Sportivate is an inclusive programme that will create opportunities for disabled and non-disabled participants. Courses on offer include:

  • Eight-week beginners’ judo courses in Lincoln
  • Beginners’ wakeboarding courses in the Cotswolds
  • Eight-week introduction to golf for disabled teenagers and young adults in Bedfordshire
  • Mixed tennis sessions for 17- to 24-year-olds in Newcastle upon Tyne
  • Football sessions for women in Trowbridge, Wiltshire
  • Athletics courses in Tooting Bec, London
  • Parkour/free running introductory courses at Waveney in Suffolk.

Sport England will invest £8 million of National Lottery funding per year over the next four years into Sportivate.

For more information on Sportivate, including how to get involved, check out the following link:

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Rugby League secures Commonwealth Games recognition

Image courtesy of RFL website

The Commonwealth Games Federation has given its support to the possible inclusion of Rugby League in future Commonwealth Games. At a meeting in Kuala Lumpur, the Federation unanimously supported an application for Rugby League to become a Category Three sport, the first step towards a future presence at the Commonwealth Games.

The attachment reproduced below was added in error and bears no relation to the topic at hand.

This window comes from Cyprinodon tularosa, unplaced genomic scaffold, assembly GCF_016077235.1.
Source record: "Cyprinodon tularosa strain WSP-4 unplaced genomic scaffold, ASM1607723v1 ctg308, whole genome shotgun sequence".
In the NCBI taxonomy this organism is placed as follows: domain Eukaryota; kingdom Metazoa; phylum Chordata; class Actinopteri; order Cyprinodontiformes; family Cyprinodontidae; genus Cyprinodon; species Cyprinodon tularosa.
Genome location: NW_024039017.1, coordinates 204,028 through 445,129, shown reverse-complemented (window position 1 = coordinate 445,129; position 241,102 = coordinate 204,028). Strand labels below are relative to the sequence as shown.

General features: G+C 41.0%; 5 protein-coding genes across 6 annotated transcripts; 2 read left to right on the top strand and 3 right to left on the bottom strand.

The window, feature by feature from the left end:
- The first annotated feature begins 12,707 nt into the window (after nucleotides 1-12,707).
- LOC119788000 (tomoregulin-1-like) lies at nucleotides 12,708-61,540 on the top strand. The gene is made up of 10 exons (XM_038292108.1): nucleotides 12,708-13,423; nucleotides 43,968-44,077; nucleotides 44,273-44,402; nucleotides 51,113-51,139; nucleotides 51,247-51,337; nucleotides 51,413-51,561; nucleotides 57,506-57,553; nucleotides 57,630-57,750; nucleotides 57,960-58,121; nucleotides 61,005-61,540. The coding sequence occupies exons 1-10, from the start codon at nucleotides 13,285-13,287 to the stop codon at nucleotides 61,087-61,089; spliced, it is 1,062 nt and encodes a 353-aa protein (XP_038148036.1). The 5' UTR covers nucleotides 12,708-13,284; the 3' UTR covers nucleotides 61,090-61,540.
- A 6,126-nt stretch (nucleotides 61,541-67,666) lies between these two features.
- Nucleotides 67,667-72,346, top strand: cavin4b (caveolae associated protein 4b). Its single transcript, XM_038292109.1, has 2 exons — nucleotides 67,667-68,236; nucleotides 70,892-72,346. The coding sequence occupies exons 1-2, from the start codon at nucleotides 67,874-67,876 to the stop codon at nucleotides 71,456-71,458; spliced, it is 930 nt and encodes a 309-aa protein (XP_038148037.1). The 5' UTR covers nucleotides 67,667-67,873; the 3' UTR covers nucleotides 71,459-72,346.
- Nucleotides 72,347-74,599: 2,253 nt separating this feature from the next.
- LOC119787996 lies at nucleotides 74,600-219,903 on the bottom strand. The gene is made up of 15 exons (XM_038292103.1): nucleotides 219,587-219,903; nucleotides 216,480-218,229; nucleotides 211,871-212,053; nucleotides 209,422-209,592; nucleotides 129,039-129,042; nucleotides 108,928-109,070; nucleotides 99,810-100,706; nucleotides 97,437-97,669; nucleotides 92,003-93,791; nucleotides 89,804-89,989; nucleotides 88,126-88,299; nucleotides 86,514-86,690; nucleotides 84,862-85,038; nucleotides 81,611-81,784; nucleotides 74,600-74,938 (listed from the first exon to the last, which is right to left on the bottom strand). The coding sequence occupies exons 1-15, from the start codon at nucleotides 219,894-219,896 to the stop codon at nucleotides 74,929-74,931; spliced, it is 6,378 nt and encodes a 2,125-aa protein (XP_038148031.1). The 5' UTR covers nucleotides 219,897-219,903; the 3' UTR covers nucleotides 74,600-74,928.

This endorsement will allow Rugby League to work with the regional Commonwealth Games associations on development projects and enable the sport to continue to expand and develop across the globe.

Chair of Sport England and the Rugby Football League, Richard Lewis, welcomed the decision and said the recognition by the Commonwealth Games Federation has deep significance for Rugby League. “This is the first time we have had official recognition by a global multi-sports organisation and is a massive step forward for the sport,” said Lewis.

“Although it does pave the way for Rugby League to be played in future Commonwealth Games, that’s not what this application is about. In the short- to medium term, Commonwealth Games recognition will help us realise our ambitions to further establish Rugby League as a truly international sport.”

For more information check out the Rugby League website

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Be part of the 2012 legacy by improving and protecting your local playing fields

Hundreds of sports playing fields across the country will be protected and improved thanks to a £10 million National Lottery fund launched yesterday by Sport England and the Minister for Sport and the Olympics, Hugh Robertson MP.